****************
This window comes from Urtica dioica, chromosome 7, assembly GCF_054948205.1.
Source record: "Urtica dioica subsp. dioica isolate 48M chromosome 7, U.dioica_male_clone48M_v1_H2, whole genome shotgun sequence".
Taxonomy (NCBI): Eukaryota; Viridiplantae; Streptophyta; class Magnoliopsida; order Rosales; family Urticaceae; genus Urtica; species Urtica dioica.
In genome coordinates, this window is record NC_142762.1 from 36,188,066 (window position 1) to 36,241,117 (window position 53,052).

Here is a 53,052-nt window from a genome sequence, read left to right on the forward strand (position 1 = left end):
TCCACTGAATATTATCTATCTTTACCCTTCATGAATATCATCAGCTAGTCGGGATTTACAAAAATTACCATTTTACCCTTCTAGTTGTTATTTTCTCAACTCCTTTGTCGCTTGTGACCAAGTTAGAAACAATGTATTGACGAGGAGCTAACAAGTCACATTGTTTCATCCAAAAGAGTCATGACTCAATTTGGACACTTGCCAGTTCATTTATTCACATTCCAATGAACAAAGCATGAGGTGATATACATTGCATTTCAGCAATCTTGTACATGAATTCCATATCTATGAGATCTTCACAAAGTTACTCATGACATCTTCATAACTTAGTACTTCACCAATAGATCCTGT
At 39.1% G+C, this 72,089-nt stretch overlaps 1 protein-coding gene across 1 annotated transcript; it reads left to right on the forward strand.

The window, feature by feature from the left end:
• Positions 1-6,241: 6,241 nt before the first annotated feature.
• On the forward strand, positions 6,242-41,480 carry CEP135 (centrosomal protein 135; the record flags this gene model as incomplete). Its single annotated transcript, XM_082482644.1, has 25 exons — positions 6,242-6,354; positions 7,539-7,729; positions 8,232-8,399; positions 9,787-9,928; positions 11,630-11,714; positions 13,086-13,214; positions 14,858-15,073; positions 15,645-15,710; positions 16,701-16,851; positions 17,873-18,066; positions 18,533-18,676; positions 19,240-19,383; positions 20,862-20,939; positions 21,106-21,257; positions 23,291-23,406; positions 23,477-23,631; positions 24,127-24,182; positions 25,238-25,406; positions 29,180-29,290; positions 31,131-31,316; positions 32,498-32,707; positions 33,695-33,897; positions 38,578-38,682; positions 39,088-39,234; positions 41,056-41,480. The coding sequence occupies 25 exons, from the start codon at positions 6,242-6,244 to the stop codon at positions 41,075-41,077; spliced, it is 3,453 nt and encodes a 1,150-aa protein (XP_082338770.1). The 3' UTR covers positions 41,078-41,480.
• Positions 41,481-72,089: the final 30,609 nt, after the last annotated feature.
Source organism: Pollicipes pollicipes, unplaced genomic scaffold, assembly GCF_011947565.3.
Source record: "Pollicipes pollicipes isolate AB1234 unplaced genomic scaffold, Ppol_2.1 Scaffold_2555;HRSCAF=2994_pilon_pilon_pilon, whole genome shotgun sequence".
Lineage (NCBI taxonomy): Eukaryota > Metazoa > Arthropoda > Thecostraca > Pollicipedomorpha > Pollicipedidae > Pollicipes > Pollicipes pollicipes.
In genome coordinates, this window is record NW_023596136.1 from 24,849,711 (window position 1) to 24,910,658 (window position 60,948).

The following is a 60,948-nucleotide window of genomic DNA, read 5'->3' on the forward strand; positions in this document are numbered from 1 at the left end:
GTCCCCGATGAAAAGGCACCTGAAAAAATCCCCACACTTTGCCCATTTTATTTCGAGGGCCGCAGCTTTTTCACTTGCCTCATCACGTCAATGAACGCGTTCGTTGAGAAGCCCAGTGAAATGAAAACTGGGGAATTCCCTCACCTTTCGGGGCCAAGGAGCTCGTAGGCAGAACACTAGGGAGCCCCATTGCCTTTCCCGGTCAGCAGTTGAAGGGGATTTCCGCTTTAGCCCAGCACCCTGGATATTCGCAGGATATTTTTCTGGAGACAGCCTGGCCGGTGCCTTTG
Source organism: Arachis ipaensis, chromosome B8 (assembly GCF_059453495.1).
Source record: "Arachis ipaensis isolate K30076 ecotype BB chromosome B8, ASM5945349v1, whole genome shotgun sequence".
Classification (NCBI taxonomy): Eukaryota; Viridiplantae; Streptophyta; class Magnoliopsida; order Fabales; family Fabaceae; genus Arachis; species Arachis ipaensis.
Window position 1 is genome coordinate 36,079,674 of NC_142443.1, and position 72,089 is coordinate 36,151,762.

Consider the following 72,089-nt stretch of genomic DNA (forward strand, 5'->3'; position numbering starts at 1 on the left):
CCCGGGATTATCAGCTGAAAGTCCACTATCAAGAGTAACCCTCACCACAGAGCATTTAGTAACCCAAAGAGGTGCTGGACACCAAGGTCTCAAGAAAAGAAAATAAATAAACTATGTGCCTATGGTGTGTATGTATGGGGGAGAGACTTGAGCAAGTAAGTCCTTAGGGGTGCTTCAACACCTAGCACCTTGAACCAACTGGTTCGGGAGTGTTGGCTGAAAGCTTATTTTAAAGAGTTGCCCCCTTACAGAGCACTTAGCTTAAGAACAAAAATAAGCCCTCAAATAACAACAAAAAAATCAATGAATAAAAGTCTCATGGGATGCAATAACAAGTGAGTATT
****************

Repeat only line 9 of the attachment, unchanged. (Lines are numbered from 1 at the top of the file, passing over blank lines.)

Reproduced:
• Positions 1-6,241: 6,241 nt before the first annotated feature.